In reply to this, the groom waxing very wroth, muttered a desire to damag_omebody’s person; but disappeared without carrying it into execution, slamming the door angrily after him, and wholly unheeding Sam’s affectionat_equest, that he would leave him a lock of his hair before he went.
Sam continued to sit on the large stone, meditating upon what was best to b_one, and revolving in his mind a plan for knocking at all the doors withi_ive miles of Bristol, taking them at a hundred and fifty or two hundred _ay, and endeavouring to find Miss Arabella by that expedient, when acciden_ll of a sudden threw in his way what he might have sat there for _welvemonth and yet not found without it.
Into the lane where he sat, there opened three or four garden gates, belongin_o as many houses, which though detached from each other, were only separate_y their gardens. As these were large and long, and well planted with trees, the houses were not only at some distance off, but the greater part of the_ere nearly concealed from view. Sam was sitting with his eyes fixed upon th_ust–heap outside the next gate to that by which the groom had disappeared, profoundly turning over in his mind the difficulties of his presen_ndertaking, when the gate opened, and a female servant came out into the lan_o shake some bedside carpets.
Sam was so very busy with his own thoughts, that it is probable he would hav_aken no more notice of the young woman than just raising his head an_emarking that she had a very neat and pretty figure, if his feelings o_allantry had not been most strongly roused by observing that she had no on_o help her, and that the carpets seemed too heavy for her single strength.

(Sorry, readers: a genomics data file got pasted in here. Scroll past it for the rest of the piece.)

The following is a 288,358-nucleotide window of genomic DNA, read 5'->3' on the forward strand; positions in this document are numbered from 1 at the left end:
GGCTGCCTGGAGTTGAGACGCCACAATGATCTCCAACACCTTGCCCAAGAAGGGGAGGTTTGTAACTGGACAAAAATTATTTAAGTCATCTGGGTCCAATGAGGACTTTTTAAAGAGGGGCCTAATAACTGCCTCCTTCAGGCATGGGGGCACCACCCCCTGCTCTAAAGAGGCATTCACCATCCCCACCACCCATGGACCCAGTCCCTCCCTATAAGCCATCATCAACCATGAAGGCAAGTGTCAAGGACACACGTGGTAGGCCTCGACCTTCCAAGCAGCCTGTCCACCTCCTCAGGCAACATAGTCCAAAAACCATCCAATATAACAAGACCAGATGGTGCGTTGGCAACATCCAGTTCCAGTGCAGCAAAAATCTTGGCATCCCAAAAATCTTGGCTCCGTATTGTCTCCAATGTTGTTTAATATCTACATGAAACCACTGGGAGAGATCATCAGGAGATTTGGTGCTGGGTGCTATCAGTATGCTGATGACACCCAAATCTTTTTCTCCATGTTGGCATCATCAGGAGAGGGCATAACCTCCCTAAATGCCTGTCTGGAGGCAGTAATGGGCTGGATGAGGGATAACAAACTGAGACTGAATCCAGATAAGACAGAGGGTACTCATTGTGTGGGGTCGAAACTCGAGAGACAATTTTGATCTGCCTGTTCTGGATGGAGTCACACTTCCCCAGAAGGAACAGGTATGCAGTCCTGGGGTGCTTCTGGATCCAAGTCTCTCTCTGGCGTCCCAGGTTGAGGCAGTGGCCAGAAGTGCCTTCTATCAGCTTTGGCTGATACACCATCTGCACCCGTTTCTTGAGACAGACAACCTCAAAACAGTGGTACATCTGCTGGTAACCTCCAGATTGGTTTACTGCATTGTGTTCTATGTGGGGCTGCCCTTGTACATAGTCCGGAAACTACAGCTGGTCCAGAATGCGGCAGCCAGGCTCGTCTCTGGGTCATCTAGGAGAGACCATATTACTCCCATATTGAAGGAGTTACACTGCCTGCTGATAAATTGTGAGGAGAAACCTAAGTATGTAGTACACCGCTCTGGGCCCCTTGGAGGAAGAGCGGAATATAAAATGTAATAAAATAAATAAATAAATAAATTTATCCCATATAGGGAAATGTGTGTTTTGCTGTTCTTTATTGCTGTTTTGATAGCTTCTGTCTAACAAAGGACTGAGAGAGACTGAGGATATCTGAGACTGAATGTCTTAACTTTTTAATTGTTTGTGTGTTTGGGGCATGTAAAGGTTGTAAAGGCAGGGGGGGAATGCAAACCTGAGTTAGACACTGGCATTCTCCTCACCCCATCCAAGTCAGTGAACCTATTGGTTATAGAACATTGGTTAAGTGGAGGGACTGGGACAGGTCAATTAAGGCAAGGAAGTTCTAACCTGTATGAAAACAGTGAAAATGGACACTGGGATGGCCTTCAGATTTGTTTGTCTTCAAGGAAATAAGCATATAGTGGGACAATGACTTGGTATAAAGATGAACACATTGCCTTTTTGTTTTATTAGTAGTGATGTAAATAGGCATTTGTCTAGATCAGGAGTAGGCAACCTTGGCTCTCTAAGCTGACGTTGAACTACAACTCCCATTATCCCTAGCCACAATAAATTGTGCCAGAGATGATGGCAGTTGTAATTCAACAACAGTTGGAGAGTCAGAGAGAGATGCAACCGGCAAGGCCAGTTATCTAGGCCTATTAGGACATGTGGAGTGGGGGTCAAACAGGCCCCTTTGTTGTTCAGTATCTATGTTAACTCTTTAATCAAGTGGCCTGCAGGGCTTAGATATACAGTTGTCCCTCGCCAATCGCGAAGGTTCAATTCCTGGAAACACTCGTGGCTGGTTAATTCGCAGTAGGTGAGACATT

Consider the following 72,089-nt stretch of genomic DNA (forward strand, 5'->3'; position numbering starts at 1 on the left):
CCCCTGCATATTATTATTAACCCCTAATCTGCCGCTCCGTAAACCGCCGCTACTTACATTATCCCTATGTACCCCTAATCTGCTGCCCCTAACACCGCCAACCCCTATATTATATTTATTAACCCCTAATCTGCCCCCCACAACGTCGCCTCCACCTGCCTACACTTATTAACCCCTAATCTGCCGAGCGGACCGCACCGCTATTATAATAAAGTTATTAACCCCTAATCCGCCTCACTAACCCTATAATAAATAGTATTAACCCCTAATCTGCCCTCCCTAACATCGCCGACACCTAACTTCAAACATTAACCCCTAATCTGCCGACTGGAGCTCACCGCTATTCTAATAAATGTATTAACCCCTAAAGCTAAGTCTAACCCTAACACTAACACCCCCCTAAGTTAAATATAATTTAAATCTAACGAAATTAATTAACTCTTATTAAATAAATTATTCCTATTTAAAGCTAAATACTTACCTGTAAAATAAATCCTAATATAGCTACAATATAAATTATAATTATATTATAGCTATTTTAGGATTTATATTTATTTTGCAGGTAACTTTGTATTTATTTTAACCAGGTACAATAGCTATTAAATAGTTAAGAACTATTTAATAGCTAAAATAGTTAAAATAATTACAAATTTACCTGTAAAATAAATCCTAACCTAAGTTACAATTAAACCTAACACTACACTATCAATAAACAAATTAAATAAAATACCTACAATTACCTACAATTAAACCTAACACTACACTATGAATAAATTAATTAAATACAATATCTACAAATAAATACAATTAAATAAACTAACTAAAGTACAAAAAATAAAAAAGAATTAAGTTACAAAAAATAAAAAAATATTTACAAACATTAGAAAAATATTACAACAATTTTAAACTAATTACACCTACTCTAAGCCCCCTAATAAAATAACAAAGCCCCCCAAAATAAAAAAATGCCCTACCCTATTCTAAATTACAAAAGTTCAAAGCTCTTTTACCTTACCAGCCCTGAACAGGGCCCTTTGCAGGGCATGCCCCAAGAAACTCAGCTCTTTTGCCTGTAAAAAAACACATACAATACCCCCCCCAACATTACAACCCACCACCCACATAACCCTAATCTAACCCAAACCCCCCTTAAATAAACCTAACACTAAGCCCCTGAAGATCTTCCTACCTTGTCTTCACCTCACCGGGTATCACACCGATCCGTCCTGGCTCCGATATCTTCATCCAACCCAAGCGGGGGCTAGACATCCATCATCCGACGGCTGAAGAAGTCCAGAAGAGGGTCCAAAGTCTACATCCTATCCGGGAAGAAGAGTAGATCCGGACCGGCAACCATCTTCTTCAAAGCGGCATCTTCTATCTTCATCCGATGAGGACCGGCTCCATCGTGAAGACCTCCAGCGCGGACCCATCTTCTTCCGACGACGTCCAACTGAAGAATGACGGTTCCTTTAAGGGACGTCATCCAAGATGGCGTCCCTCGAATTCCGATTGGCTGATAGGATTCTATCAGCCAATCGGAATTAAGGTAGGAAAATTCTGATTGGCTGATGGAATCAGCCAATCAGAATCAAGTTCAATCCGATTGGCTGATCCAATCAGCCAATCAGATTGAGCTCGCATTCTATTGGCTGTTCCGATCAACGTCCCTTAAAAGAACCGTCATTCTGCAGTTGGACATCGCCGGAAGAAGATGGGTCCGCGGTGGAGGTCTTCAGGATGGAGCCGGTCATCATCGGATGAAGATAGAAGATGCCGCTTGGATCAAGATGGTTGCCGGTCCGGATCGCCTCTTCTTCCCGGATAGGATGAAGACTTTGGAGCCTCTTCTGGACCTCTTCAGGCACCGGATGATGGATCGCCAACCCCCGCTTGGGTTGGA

Mr. Weller was a gentleman of great gallantry in his own way, and he no soone_emarked this circumstance than he hastily rose from the large stone, an_dvanced towards her.
‘My dear,’ said Sam, sliding up with an air of great respect, ‘you’ll spil_hat wery pretty figure out o’ all perportion if you shake them carpets b_ourself. Let me help you.’
The young lady, who had been coyly affecting not to know that a gentleman wa_o near, turned round as Sam spoke—no doubt (indeed she said so, afterwards) to decline this offer from a perfect stranger—when instead of speaking, sh_tarted back, and uttered a half–suppressed scream. Sam was scarcely les_taggered, for in the countenance of the well–shaped female servant, he behel_he very features of his valentine, the pretty housemaid from Mr. Nupkins’s.
‘Wy, Mary, my dear!’ said Sam.
‘Lauk, Mr. Weller,’ said Mary, ‘how you do frighten one!’
Sam made no verbal answer to this complaint, nor can we precisely say wha_eply he did make. We merely know that after a short pause Mary said, ‘Lor, d_dun, Mr. Weller!’ and that his hat had fallen off a few moments before—fro_oth of which tokens we should be disposed to infer that one kiss, or more, had passed between the parties.
‘Why, how did you come here?’ said Mary, when the conversation to which thi_nterruption had been offered, was resumed.
‘O’ course I came to look arter you, my darlin’,’ replied Mr. Weller; for onc_ermitting his passion to get the better of his veracity.
‘And how did you know I was here?’ inquired Mary. ‘Who could have told yo_hat I took another service at Ipswich, and that they afterwards moved all th_ay here? Who could have told you that, Mr. Weller?’